Seven years ago, scientists at MIT and Northwestern did a study of six years worth of transactional data of 130 thousand customers in large retail chains. They made an interesting discovery – about 25% of customers consistently buy products that end up failing within 3 years.
Interestingly, these customers also tend to purchase houses in ZIP codes that appreciate less in value, support losing politicians, and purchase less popular clothing items.
This counter-intuitive discovery should make you worried if you are an early-stage startup founder because the most common advice you get is to listen to customer feedback and even to build an ongoing relationship with your first adopters. (It’s worth mentioning that the harbinger customers in the MIT study were more likely to be early adopters.)
What if you are listening to the feedback of a harbinger customer? Surely, it would be better to walk in the opposite direction of the one suggested by such a customer. And what if your startup tends to attract this kind of customer more often than not?
Before remedying these worries, it’s worth mentioning the obvious – the fact that you need to carefully consider customer feedback doesn’t mean that you need to listen to every customer. This would be more than counterproductive – each user is pulling the design of a product towards their unique wants and needs. It is your job to see the common thread rather than to religiously do everything each one of your customers suggests.
That said, let’s delve into the harbinger customer phenomenon a bit deeper. There could be a few reasons a group of people could be consistently buying failing products in mass-market retail chains over an extended period.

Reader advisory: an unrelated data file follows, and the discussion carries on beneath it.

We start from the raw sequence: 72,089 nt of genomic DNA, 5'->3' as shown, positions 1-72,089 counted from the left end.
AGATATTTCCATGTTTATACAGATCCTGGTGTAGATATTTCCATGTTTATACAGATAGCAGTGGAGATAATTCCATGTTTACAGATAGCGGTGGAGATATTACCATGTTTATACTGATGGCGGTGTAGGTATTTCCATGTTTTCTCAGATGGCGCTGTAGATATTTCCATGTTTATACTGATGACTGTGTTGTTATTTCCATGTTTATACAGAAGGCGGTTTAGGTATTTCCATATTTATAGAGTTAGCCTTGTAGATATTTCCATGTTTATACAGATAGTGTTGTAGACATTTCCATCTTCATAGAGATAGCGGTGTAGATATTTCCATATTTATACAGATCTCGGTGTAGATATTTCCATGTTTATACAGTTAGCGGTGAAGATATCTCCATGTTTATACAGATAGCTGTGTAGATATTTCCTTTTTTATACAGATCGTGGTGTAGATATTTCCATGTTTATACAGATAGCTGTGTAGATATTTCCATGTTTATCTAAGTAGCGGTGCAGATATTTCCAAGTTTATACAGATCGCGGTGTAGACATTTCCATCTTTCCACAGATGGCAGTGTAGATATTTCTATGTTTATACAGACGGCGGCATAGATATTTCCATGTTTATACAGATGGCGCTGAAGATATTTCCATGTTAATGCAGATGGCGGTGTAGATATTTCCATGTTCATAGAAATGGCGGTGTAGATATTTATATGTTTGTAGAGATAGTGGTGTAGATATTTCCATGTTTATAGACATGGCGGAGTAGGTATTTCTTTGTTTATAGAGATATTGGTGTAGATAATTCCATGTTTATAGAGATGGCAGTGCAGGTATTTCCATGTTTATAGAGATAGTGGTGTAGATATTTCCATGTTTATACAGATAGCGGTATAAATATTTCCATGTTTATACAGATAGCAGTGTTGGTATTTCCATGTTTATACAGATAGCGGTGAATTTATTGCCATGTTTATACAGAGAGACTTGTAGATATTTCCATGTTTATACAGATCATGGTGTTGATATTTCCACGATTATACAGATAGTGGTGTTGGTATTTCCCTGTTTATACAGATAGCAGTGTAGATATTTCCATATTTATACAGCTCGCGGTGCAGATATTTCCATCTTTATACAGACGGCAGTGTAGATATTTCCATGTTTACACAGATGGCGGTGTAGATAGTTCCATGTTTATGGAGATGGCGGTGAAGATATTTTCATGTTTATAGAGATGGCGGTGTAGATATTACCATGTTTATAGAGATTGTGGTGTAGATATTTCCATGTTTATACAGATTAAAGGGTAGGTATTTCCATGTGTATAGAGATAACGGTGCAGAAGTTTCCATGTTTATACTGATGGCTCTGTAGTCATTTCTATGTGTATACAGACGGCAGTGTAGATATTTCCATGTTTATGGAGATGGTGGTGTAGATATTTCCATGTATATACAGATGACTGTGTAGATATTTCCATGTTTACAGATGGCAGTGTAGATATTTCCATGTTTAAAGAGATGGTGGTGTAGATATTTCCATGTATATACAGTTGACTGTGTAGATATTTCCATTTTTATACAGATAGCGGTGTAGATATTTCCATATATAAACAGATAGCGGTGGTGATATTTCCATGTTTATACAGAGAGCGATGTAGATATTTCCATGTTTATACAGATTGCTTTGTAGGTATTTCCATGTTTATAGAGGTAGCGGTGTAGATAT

The first one is that they could be price sensitive. If they are purchasing only things that are on a heavy discount, they are more than likely to consistently stumble on clearances of products that have been underperforming.
A second possible reason is that these people have wants and needs that don’t overlap well enough with the needs of the general public. Consequently, this leads them to purchase new, innovative products more often than the average consumer. As we know, innovation is risky, so by definition, a first-adopter will try things that are doomed to fail. Moreover, in a mass retail environment where successful products are only the ones that reach very high sales volumes, products that satisfy only small market niches are unlikely to do well.
Yet, for a tech startup, finding a small unsatisfied market niche is a blessing rather than a curse. This is where innovative offerings are most sorely needed, and while a mass retail business model cannot sustainably satisfy such niches, most online business models are ideally suited to that.
Moreover, due to this harbinger effect, such niches are where you would find the least competition from corporate giants.
Consequently, you shouldn’t think of harbinger customers as people who bear a curse that ruins any product they touch. While harbingers are the customers that the fast-moving consumer goods try to avoid, for a tech startup the person who needs new and different products from the ones currently on the market is exactly the person you are looking for when choosing your startup market.